Can Scientists Predict The Winner Of a Horse Race

Horse racing is one of the most popular sports when it comes to betting, and bettors have always looked for a way to predict the outcome of a race. From using data to handicapping and deep analysis, there still isn’t an accurate way to predict which horse will win the race.

So, what if we use science to base our predictions? After all, the top 10 fastest horse breeds in the world should have certain physical characteristics that give them an edge over other participants in the race, right?

Well, in today’s article we will look into horse racing science and find out more about what makes horses good for running and can scientists predict the winner of a horse race.

What Makes a Horse Good For Races?

According to the Equine Science center at Rutgers University, horses have evolved several physiological features that make them ideal for running and winning races. 

For instance, horses can only breathe through their nostrils, which are situated on the sides of their snouts. Over the years horses have adapted these genetics that helps them on the race track by preventing kicked-up dust and dirt from entering their lungs if they run with their mouths open.

Scientists have managed to find what they refer to as a ‘natural blood doper’ which is a huge spleen that stores a blood supply very rich in red blood cells in some of the best racehorses on the planet.

It is a spleen that is common only in some of the most elite horses making them stand out from others in the competition. Normal horses have around 35-40% of oxygen-carrying red blood cells, but champions with huge spleen have a whopping 80% red blood cells.

When horses start to gallop, the surrounding muscles clamp down on the spleen and squeeze all that extra blood into the circulation system. This makes particular horses faster than others.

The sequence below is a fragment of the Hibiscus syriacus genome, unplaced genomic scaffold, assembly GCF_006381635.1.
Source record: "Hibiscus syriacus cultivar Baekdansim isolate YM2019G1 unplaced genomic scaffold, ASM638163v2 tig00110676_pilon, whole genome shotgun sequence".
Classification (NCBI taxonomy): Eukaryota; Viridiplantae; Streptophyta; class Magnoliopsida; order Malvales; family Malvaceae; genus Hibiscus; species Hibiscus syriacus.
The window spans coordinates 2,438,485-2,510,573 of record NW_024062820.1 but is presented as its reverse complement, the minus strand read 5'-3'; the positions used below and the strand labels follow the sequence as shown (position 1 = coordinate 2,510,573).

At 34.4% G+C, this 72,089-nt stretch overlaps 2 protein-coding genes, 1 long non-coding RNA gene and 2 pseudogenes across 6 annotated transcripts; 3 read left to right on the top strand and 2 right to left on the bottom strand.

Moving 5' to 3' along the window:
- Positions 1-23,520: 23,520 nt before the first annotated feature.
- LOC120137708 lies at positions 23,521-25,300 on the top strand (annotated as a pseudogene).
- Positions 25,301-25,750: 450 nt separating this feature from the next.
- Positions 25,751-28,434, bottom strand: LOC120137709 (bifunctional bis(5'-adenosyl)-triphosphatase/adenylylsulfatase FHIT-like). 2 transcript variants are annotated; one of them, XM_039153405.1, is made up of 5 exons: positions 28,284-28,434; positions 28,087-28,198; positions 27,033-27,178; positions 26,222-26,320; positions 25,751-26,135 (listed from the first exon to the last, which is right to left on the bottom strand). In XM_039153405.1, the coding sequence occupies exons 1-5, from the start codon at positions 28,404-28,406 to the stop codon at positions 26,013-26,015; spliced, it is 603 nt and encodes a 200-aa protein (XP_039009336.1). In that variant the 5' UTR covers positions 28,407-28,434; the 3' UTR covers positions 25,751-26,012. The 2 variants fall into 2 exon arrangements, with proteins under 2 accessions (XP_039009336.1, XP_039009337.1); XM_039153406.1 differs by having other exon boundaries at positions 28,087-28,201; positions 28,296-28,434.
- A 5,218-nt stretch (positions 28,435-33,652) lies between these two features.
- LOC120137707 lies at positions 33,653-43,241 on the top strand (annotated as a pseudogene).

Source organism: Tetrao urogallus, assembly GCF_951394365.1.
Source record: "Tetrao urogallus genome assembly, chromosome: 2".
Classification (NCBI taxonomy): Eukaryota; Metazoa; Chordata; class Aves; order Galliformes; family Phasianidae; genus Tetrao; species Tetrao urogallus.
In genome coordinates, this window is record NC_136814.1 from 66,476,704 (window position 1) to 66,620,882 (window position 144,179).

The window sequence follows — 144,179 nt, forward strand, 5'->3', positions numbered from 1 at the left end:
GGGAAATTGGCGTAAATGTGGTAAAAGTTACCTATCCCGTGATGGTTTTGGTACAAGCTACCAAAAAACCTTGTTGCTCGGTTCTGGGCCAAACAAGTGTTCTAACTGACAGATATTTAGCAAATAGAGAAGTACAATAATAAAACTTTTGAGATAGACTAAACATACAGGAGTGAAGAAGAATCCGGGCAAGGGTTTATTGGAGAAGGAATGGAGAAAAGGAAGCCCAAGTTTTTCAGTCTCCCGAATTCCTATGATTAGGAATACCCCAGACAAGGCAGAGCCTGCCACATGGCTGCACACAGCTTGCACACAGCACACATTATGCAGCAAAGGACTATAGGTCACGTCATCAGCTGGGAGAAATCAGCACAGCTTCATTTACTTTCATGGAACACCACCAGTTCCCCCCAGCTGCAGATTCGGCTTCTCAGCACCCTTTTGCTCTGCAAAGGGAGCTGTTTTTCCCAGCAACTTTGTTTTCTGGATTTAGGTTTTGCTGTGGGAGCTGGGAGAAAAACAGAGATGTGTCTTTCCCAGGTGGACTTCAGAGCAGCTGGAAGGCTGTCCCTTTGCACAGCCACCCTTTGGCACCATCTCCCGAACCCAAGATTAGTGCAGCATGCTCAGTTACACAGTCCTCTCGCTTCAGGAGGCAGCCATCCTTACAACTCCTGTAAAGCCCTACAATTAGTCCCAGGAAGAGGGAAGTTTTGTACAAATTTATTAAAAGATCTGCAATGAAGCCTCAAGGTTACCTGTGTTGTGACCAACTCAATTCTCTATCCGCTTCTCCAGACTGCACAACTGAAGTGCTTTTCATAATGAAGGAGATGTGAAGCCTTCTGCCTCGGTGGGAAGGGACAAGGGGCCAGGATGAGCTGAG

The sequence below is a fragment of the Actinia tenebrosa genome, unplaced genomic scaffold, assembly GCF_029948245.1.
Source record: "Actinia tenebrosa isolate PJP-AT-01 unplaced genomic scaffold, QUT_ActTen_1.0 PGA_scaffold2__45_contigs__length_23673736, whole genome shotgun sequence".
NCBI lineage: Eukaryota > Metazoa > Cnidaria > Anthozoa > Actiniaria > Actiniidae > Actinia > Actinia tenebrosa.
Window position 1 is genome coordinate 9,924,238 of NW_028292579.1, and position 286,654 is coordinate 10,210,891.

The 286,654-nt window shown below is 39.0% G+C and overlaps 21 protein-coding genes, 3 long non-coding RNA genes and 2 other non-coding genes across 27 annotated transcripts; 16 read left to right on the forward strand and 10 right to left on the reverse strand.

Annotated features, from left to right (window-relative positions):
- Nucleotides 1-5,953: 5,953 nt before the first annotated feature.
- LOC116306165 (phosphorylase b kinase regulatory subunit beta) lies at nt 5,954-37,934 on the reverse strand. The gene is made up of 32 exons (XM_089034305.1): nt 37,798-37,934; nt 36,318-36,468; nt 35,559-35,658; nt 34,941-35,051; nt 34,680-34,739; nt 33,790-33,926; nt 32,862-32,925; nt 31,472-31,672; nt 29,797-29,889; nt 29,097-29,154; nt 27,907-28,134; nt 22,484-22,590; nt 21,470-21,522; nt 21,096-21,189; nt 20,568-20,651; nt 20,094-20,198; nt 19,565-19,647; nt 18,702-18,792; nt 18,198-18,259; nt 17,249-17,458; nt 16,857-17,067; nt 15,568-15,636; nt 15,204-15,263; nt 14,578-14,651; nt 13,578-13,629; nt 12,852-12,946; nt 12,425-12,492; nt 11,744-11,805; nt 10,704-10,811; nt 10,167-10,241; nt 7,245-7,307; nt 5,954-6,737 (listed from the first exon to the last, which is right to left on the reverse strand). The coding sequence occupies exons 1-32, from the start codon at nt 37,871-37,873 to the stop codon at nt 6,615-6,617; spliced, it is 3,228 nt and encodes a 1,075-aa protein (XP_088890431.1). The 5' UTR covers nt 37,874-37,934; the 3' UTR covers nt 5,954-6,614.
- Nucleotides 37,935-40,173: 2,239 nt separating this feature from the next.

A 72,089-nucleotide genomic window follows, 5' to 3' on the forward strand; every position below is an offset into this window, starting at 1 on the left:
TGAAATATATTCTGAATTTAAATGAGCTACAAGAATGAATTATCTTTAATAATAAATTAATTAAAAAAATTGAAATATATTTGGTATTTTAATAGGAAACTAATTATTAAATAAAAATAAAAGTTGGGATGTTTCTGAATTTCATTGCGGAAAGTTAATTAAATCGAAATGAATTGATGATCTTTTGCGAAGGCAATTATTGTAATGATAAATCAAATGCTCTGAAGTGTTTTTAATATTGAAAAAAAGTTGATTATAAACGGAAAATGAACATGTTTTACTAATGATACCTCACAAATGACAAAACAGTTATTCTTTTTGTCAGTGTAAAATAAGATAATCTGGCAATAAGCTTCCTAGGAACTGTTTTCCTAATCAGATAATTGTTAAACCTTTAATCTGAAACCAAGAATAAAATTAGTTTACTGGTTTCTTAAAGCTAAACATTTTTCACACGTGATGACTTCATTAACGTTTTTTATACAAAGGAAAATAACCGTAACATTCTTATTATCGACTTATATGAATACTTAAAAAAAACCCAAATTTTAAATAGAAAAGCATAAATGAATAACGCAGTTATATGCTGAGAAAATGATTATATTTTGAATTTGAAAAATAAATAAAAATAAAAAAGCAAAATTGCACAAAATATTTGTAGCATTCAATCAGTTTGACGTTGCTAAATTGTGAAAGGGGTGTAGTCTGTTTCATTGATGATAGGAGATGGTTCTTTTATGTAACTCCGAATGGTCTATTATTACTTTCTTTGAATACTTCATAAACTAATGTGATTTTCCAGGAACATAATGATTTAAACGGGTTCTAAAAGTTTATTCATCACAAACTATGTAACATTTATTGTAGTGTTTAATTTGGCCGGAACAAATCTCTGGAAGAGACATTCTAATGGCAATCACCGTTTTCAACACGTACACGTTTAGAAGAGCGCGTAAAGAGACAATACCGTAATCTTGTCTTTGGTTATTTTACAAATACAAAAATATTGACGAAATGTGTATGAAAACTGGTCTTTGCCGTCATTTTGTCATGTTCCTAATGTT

Additionally, it is worth noting that horses are heavy breathers, and inhaling all the oxygen in a horse race is not a simple task. On top of that, horses can only inhale while striding their front legs forward. This means that horses that move their legs faster due to the higher blood circulation and muscle build can also breathe easier. 

Can Scientists Predict The Winner of a Horse Race?

There are definitely some attributes that make horses better for running than others. However, their abilities and physical build isn’t the only thing that can affect the outcome of a race. For example, scientists have found out that horses that are coasting along behind the front horses which are battling wind resistance have more energy for the final dash.

Genetics also plays a very important role, which is why horse breeds from champions have a higher price than others. Naturally, if a horse has extraordinary abilities and muscle build, there is a good chance that other generations of that horse will inherit some of those abilities as well.

So, even though scientists can find the horse that has the best chance of winning the race based on his physical abilities, there are still many other factors to consider that can impact the outcome of a race.

On top of that, running such tests and finding out the abilities of the horse requires a lot of time and effort. Additionally, all the participants should be willing to participate and allow scientists to run tests on the horses before the race.

So, theoretically, scientists can have some idea about each horse’s abilities based on different factors, but they cannot know for certain if that particular horse will win the race.

This means that the best chance for predicting the winner of a horse race is still the data that you analyze before every race. Your goal should be to find a pattern that compares the horse’s abilities, past records, and pace and possibly come up with a solution for a winning horse.

Written by Austin Crane

Austin is the principle web director for Untamed Science and Stone Age Man. He is also the web-director of the series for the High School biology, Middle Grades Science and Elementary Science content. When Austin isn't making amazing content for the web, he's out on his mountain bike or in a canoe.

You can follow Austin Crane